Few countries do history and atmosphere quite like Scotland – and where history and atmosphere collide there are always going to be ruins. Here are five prime examples.

Melrose Abbey

As well as being one of the most picturesque of the Borders towns, Melrose is home to what was once one of Scotland’s most important religious buildings. Founded in 1136 by the Cistercian order at the request of David I, Melrose Abbey remained the Cistercian HQ in Scotland until the Reformation after which a combination of geo-politics, war (Cromwell’s was just one of the armies whose artillery took chunks out of the Gothic stonework) and improvements ended its centuries long run as a centre of importance. A new church was built in Melrose in 1810 at which point the Abbey was already a virtual ruin. Despite extensive repair work instigated by Sir Walter Scott it has pretty much stayed that way. There are good walks around Melrose but the Abbey and its grounds are a pleasant way to spend a couple of hours as well.

www.historicenvironment.scot/visit-a-place/places/melrose-abbey

Tantallon Castle

As any Hollywood film producer knows, Scottish isn’t short of dramatic castles begging to be used as the backdrop for, say, a fantasy caper about sword-wielding eternals (Highlander used Eilean Donan) or an adaptation of a Shakespeare tragedy (Franco Zeffirelli’s Hamlet used Dunottar Castle as a backdrop). With its main claim to screen fame being used as the home of Great Wizard Michael in the BBC children’s series Shoebox Zoo, East Lothian’s 14th century Tantallon Castle isn’t quite in the same category. But its headland setting, its views (to Bass Rock) and its proximity to great beaches (Seacliff and Tyninghame) and great chippies (a visit to the nearby North Berwick Fry is a must) make it a great day out.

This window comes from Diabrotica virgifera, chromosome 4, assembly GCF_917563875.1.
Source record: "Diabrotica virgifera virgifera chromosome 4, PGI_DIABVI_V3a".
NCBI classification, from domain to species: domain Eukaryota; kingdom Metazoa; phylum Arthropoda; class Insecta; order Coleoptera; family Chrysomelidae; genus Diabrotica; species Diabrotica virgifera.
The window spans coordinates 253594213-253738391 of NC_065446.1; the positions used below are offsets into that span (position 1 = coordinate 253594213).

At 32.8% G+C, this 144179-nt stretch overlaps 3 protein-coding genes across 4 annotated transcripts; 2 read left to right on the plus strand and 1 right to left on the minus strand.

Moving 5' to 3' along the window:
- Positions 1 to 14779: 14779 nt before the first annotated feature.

St Peter’s Seminary

Located just outside Cardross and considered a modern building of “world significance” this Brutalist masterpiece has also been described as “an albatross round our neck” by the Catholic church, which commissioned it from Scottish architecture practice Gillespie, Kidd and Coia in the early 1960s. It opened in 1966 but only functioned as a seminary for 14 years, closing in 1980. It had a brief second life as a drug rehabilitation centre but the fences went up for good in 1992 after which a combination of Scottish vandals and Scottish weather turned it into a ruin. Sustained attempts to rehabilitate the Category A-listed building have come to nothing and last year a bid to have it taken into state care was refused. In their current state the building is considered unsafe – it’s hard to stress that point too much – but the Royal Geographical Society’s Discovering Britain website contains a walk from Cardross to nearby Kilmahew which offers a decent view of it.

ww.discoveringbritain.org/activities/scotland/walks/kilmahew

Inchcolm Abbey

Billed somewhat cheekily as ‘the Iona of the east’, Inchcolm Abbey sits on Inchcolm, an island in the Firth of Forth. The Abbey itself was founded in the 12th century by the Augustinian order of monks and is one of the most complete (that is, least ruined) monastic churches in Scotland. The Reformation ended its effective life as a monastery but the island’s strategic importance didn’t diminish, so as well as the Abbey ruins visitors can tour the defences and buildings built during the first and second world wars (there’s even a tunnel which was built in 1916 and intended to link the gun batteries on the island’s hillier end to the magazine). One more thing: you need a boat or, failing that, a ticket for one of the regular trips run from South Queensferry.

www.maidoftheforth.co.uk/inchcolm-island-landing-trip

New Cathkin Park

Once home to Glasgow footballing legends Third Lanark, whose storied history includes the same number of league titles and Scottish cup wins as Dundee United, New Cathkin Park is now an atmospheric relic: a pitch and, partly obscured by vegetation but still visible on three sides of the ground, the all-important terracing on which fans of the Hi-Hi stood to cheer on their team. Find yourself a time turner and you could go back to April 25, 1967 and the three-three draw with Queen Of The South in front of 325 spectators which marked the last game the club played there. Now revived, the club currently plays in the Central Scottish Amateur Football League and ‘home’ is the Toryglen Regional Football Centre.